Forced into retirement, Tirkey hopes for solace in coaching

Kolkata: Shattered after persistent ankle
injuries dropped curtains on his career, former captain Dilip
Tirkey is contemplating coaching, for he believes he still has
a lot to offer to Indian hockey.

Considered one of the toughest defenders in the world in
his pomp, Tirkey wants to hone the skill of young tribal
players from his home district of Sundargarh in Orissa, now
known more for Maoist activities.

"We need to groom the young, talented players and give
them exposure. I want to coach them but things are yet to be
finalised," the unassuming former Indian captain told PTI.

Saddened by the way his career ended, Tirkey said he had
hoped to finish on a high by playing in the recent FIH World
Cup in Delhi and the two upcoming meets -- the Commonwealth
Games and the Asian Games.

"It was a packed year with three big tournaments. I
wanted to call it a day on a high, bringing laurels for the
country in all the three tournaments. But it did not happen,"
he rued.

On his retirement from international hockey, Tirkey said,
"It was a very tough decision to make. Both my ankles were not
holding up for about five-six months. All my efforts to
recover went in vain. They would heal and resurface again when
I started practising. So I had to give up eventually.

"It was a very very sad end to my career. I am really
disappointed, it has shattered me," he said.

The Orissa stalwart, who announced his retirement from
international hockey in Bhubaneswar on Sunday, represented the
country in 403 matches in a career spanning 15 years and said
India`s performance in the 2007 Asia Cup was the defining
moment of his career.

"Triumphs in the 1998 Asian Games and the 2003 Afro-Asian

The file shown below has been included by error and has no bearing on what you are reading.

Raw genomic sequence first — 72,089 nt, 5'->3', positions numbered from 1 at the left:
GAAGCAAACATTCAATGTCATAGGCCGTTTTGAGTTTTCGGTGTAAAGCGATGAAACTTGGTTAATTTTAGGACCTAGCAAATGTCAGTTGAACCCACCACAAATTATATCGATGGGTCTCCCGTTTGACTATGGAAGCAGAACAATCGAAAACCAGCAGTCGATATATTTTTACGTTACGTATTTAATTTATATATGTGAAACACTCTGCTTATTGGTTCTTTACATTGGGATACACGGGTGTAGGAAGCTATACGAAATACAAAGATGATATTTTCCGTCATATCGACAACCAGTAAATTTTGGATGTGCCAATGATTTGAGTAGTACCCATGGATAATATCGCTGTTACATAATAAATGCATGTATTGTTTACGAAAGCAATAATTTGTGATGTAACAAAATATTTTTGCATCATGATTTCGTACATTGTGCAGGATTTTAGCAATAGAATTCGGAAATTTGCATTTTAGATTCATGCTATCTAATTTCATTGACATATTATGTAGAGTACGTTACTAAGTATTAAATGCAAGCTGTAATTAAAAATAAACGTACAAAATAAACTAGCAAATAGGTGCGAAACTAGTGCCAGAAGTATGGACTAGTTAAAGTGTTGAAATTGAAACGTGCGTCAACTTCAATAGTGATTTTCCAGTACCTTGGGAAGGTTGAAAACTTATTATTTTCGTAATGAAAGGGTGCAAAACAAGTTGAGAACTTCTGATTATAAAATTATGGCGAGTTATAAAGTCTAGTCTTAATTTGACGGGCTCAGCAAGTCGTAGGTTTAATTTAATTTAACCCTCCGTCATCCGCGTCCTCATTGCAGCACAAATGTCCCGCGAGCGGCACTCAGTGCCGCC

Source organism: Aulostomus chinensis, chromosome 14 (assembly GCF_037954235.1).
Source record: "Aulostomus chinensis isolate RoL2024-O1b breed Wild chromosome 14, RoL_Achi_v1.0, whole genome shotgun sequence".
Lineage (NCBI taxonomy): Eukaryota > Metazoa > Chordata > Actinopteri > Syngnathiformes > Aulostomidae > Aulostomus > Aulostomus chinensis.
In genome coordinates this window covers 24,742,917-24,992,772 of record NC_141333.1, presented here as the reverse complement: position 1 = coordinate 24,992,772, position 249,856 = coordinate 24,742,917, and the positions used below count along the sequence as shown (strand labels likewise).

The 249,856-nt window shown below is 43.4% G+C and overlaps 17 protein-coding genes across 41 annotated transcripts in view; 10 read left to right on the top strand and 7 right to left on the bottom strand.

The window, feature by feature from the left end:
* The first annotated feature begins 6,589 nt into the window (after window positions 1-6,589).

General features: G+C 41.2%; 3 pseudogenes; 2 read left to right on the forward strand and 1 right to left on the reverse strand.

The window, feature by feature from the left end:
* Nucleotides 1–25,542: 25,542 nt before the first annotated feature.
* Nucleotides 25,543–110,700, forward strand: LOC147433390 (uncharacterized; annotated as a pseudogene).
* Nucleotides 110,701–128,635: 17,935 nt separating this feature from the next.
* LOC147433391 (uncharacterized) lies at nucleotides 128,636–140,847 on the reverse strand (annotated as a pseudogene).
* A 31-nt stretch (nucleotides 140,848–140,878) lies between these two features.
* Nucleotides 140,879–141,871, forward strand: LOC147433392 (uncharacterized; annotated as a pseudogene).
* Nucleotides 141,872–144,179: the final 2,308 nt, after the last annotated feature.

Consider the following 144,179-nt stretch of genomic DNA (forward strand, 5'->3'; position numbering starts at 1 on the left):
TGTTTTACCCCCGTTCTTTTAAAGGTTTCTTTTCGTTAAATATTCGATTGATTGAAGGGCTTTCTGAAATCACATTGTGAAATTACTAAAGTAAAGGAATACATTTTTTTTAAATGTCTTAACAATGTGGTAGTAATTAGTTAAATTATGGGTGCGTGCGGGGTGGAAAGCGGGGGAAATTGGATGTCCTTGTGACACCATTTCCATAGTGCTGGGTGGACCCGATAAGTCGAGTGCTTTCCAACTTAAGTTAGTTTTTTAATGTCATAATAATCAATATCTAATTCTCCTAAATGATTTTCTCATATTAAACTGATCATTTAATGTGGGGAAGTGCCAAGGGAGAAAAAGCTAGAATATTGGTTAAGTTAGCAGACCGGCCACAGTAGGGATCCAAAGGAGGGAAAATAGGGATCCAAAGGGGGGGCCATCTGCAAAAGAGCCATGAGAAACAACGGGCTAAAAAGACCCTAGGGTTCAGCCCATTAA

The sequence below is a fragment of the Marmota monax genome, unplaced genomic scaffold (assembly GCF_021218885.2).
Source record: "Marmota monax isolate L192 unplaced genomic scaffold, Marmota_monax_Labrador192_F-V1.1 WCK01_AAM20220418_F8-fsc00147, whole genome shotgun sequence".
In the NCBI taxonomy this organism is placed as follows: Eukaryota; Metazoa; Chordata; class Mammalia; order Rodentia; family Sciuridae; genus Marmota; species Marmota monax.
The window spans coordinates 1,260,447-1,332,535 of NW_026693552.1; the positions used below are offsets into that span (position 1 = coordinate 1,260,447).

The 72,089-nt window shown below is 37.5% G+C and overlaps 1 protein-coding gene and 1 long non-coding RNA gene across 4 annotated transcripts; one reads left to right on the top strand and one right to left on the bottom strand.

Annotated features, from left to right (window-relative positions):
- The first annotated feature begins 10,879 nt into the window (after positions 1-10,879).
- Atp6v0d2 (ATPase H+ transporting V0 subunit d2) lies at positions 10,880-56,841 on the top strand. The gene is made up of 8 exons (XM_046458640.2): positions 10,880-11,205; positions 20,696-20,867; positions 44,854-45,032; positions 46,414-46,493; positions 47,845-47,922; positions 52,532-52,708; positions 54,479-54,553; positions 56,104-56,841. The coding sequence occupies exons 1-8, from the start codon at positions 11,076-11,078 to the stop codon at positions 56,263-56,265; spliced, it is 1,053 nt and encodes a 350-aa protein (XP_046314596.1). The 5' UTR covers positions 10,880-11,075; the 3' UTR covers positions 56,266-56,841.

Games will be the two other big moments of my career. But it
was our 7-2 win over Korea in the Asia Cup final in Chennai
that I will always cherish. They were a strong side and we
trounced them", Tirkey, who played his last match in the Asia
Cup last year, said.

Having represented India in three consecutive Olympics
from 1996 -- captaining the team in Athens in 2004 -- Tirkey
said he still regretted India`s performance in Sydney (2000).

"We failed to make the semis despite a good run. A
last-gasp equaliser by Poland in the pool game ended the match
1-1 and India missed out on a berth in the last four. It cost
us dear as we finished seventh after a 3-1 win against
Argentina in the classification match. That was really sad,"
he rued.

Another disappointment was when India failed to qualify
for the Beijing Olympics after going down to Great Britain in
the qualifiers in Chile last year.

"We did well overall but it was in the the qualifiers
where the team was not consistent. One bad run and it was
over. It will always remain a blot," said Tirkey, who made his
debut in the Indira Gandhi Gold Cup in 1995. There was a time when the Indian defence was manned by
Orissa players Tirkey and William Xalxo guarding the back-line
with the help of the Tirkey brothers-- Prabodh and Ignace---
both mid-fielders.

Reflecting on the recently concluded World Cup in Delhi
where no player from his state figured in the Indian team,
Tirkey said most of the Orissa players were on the injured

"But there are a number of players from the state like
Innocent Kullu, Manjeet Kullu and Belshazar Horo who are
talented juniors from Sundargarh district," Tirkey said.

Having seen the ups and downs of the Indian hockey in his
long career, Tirkey said the players had failed to cope with
the need for pace and perfection.

Tirkey also argued for a second team at the national
level to groom youngsters.

"Beside the main side, we need to have a second string
`A` side, allow them a lot of exposure so that they can
replace the main players any time," he explained.

Tirkey felt the game also needed to be popularised in the
big cities.

"We need to promote and popularise the game in metros.
There is a need to organise international matches so that
children can see the stars in action. They need to be

"I had grown up watching Pargat Singh. He was the best
deep defender when I was young. I saw him as my idol. For this
to happen, we need to involve corporates and develop
infrastructure," he said.



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